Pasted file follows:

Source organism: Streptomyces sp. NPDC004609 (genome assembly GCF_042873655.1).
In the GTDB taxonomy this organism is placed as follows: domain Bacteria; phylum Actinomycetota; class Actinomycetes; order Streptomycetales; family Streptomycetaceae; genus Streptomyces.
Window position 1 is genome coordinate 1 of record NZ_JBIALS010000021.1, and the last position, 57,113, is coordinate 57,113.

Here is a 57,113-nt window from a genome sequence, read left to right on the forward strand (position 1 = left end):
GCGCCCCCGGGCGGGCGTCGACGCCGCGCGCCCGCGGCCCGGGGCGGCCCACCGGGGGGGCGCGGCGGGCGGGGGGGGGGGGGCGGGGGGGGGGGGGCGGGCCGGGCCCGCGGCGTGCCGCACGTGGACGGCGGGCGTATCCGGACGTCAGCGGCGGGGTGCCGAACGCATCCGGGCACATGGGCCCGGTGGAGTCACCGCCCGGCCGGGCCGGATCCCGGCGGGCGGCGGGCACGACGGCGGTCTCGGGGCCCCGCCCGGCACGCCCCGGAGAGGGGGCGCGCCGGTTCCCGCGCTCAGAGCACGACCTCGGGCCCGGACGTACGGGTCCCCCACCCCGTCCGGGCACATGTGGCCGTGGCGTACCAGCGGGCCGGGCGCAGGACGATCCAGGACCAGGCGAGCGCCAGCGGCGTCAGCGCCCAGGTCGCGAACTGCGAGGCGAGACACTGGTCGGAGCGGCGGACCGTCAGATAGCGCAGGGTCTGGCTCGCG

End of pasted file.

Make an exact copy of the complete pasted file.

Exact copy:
Source organism: Streptomyces sp. NPDC004609 (genome assembly GCF_042873655.1).
In the GTDB taxonomy this organism is placed as follows: domain Bacteria; phylum Actinomycetota; class Actinomycetes; order Streptomycetales; family Streptomycetaceae; genus Streptomyces.
Window position 1 is genome coordinate 1 of record NZ_JBIALS010000021.1, and the last position, 57,113, is coordinate 57,113.

Here is a 57,113-nt window from a genome sequence, read left to right on the forward strand (position 1 = left end):
GCGCCCCCGGGCGGGCGTCGACGCCGCGCGCCCGCGGCCCGGGGCGGCCCACCGGGGGGGCGCGGCGGGCGGGGGGGGGGGGGCGGGGGGGGGGGGGCGGGCCGGGCCCGCGGCGTGCCGCACGTGGACGGCGGGCGTATCCGGACGTCAGCGGCGGGGTGCCGAACGCATCCGGGCACATGGGCCCGGTGGAGTCACCGCCCGGCCGGGCCGGATCCCGGCGGGCGGCGGGCACGACGGCGGTCTCGGGGCCCCGCCCGGCACGCCCCGGAGAGGGGGCGCGCCGGTTCCCGCGCTCAGAGCACGACCTCGGGCCCGGACGTACGGGTCCCCCACCCCGTCCGGGCACATGTGGCCGTGGCGTACCAGCGGGCCGGGCGCAGGACGATCCAGGACCAGGCGAGCGCCAGCGGCGTCAGCGCCCAGGTCGCGAACTGCGAGGCGAGACACTGGTCGGAGCGGCGGACCGTCAGATAGCGCAGGGTCTGGCTCGCG